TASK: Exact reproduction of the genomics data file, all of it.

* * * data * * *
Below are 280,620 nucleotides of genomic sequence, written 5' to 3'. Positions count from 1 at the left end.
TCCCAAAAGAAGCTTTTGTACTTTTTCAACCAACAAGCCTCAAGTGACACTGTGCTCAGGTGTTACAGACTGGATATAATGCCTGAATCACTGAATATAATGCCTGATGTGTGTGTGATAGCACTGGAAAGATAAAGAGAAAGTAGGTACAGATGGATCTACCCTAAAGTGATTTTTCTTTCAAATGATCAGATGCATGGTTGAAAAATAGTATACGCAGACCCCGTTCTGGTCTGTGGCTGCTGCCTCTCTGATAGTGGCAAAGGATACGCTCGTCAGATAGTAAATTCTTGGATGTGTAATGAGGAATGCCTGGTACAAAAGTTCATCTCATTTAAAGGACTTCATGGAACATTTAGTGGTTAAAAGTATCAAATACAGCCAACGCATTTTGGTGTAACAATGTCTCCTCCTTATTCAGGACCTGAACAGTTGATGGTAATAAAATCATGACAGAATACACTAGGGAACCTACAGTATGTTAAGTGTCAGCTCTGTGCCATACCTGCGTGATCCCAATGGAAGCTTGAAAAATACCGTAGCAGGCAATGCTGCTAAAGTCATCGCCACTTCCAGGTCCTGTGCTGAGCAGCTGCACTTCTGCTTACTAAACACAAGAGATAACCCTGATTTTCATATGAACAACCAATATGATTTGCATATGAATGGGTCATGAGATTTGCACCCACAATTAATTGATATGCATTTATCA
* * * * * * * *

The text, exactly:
Below are 280,620 nucleotides of genomic sequence, written 5' to 3'. Positions count from 1 at the left end.
TCCCAAAAGAAGCTTTTGTACTTTTTCAACCAACAAGCCTCAAGTGACACTGTGCTCAGGTGTTACAGACTGGATATAATGCCTGAATCACTGAATATAATGCCTGATGTGTGTGTGATAGCACTGGAAAGATAAAGAGAAAGTAGGTACAGATGGATCTACCCTAAAGTGATTTTTCTTTCAAATGATCAGATGCATGGTTGAAAAATAGTATACGCAGACCCCGTTCTGGTCTGTGGCTGCTGCCTCTCTGATAGTGGCAAAGGATACGCTCGTCAGATAGTAAATTCTTGGATGTGTAATGAGGAATGCCTGGTACAAAAGTTCATCTCATTTAAAGGACTTCATGGAACATTTAGTGGTTAAAAGTATCAAATACAGCCAACGCATTTTGGTGTAACAATGTCTCCTCCTTATTCAGGACCTGAACAGTTGATGGTAATAAAATCATGACAGAATACACTAGGGAACCTACAGTATGTTAAGTGTCAGCTCTGTGCCATACCTGCGTGATCCCAATGGAAGCTTGAAAAATACCGTAGCAGGCAATGCTGCTAAAGTCATCGCCACTTCCAGGTCCTGTGCTGAGCAGCTGCACTTCTGCTTACTAAACACAAGAGATAACCCTGATTTTCATATGAACAACCAATATGATTTGCATATGAATGGGTCATGAGATTTGCACCCACAATTAATTGATATGCATTTATCA